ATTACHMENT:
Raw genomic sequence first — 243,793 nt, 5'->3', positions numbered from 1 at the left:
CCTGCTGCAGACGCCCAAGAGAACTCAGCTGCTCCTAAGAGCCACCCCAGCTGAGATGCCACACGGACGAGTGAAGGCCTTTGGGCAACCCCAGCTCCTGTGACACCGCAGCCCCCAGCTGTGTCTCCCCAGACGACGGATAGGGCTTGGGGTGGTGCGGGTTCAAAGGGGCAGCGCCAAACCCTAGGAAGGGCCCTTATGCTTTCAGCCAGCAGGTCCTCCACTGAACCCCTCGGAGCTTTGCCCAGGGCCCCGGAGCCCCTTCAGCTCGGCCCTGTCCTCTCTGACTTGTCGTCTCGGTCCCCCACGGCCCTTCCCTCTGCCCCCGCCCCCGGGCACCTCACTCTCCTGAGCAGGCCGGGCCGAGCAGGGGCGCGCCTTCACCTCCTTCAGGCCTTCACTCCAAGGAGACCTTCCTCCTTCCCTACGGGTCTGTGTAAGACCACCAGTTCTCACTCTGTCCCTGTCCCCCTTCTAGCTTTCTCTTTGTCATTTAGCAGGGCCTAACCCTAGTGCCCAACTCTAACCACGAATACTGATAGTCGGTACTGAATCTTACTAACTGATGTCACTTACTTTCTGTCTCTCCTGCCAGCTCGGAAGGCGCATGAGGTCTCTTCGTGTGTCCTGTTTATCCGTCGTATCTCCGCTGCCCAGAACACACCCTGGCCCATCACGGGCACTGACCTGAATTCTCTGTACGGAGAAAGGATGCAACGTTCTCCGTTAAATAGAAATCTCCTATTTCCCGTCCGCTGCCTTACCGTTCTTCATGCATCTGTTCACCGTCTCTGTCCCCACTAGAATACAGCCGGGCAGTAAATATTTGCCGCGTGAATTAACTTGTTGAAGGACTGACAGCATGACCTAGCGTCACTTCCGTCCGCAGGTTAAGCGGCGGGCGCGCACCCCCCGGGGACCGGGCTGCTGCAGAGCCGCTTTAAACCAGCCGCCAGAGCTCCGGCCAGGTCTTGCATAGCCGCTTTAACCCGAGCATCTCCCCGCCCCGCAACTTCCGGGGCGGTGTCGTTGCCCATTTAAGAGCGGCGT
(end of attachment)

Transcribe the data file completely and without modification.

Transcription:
Raw genomic sequence first — 243,793 nt, 5'->3', positions numbered from 1 at the left:
CCTGCTGCAGACGCCCAAGAGAACTCAGCTGCTCCTAAGAGCCACCCCAGCTGAGATGCCACACGGACGAGTGAAGGCCTTTGGGCAACCCCAGCTCCTGTGACACCGCAGCCCCCAGCTGTGTCTCCCCAGACGACGGATAGGGCTTGGGGTGGTGCGGGTTCAAAGGGGCAGCGCCAAACCCTAGGAAGGGCCCTTATGCTTTCAGCCAGCAGGTCCTCCACTGAACCCCTCGGAGCTTTGCCCAGGGCCCCGGAGCCCCTTCAGCTCGGCCCTGTCCTCTCTGACTTGTCGTCTCGGTCCCCCACGGCCCTTCCCTCTGCCCCCGCCCCCGGGCACCTCACTCTCCTGAGCAGGCCGGGCCGAGCAGGGGCGCGCCTTCACCTCCTTCAGGCCTTCACTCCAAGGAGACCTTCCTCCTTCCCTACGGGTCTGTGTAAGACCACCAGTTCTCACTCTGTCCCTGTCCCCCTTCTAGCTTTCTCTTTGTCATTTAGCAGGGCCTAACCCTAGTGCCCAACTCTAACCACGAATACTGATAGTCGGTACTGAATCTTACTAACTGATGTCACTTACTTTCTGTCTCTCCTGCCAGCTCGGAAGGCGCATGAGGTCTCTTCGTGTGTCCTGTTTATCCGTCGTATCTCCGCTGCCCAGAACACACCCTGGCCCATCACGGGCACTGACCTGAATTCTCTGTACGGAGAAAGGATGCAACGTTCTCCGTTAAATAGAAATCTCCTATTTCCCGTCCGCTGCCTTACCGTTCTTCATGCATCTGTTCACCGTCTCTGTCCCCACTAGAATACAGCCGGGCAGTAAATATTTGCCGCGTGAATTAACTTGTTGAAGGACTGACAGCATGACCTAGCGTCACTTCCGTCCGCAGGTTAAGCGGCGGGCGCGCACCCCCCGGGGACCGGGCTGCTGCAGAGCCGCTTTAAACCAGCCGCCAGAGCTCCGGCCAGGTCTTGCATAGCCGCTTTAACCCGAGCATCTCCCCGCCCCGCAACTTCCGGGGCGGTGTCGTTGCCCATTTAAGAGCGGCGT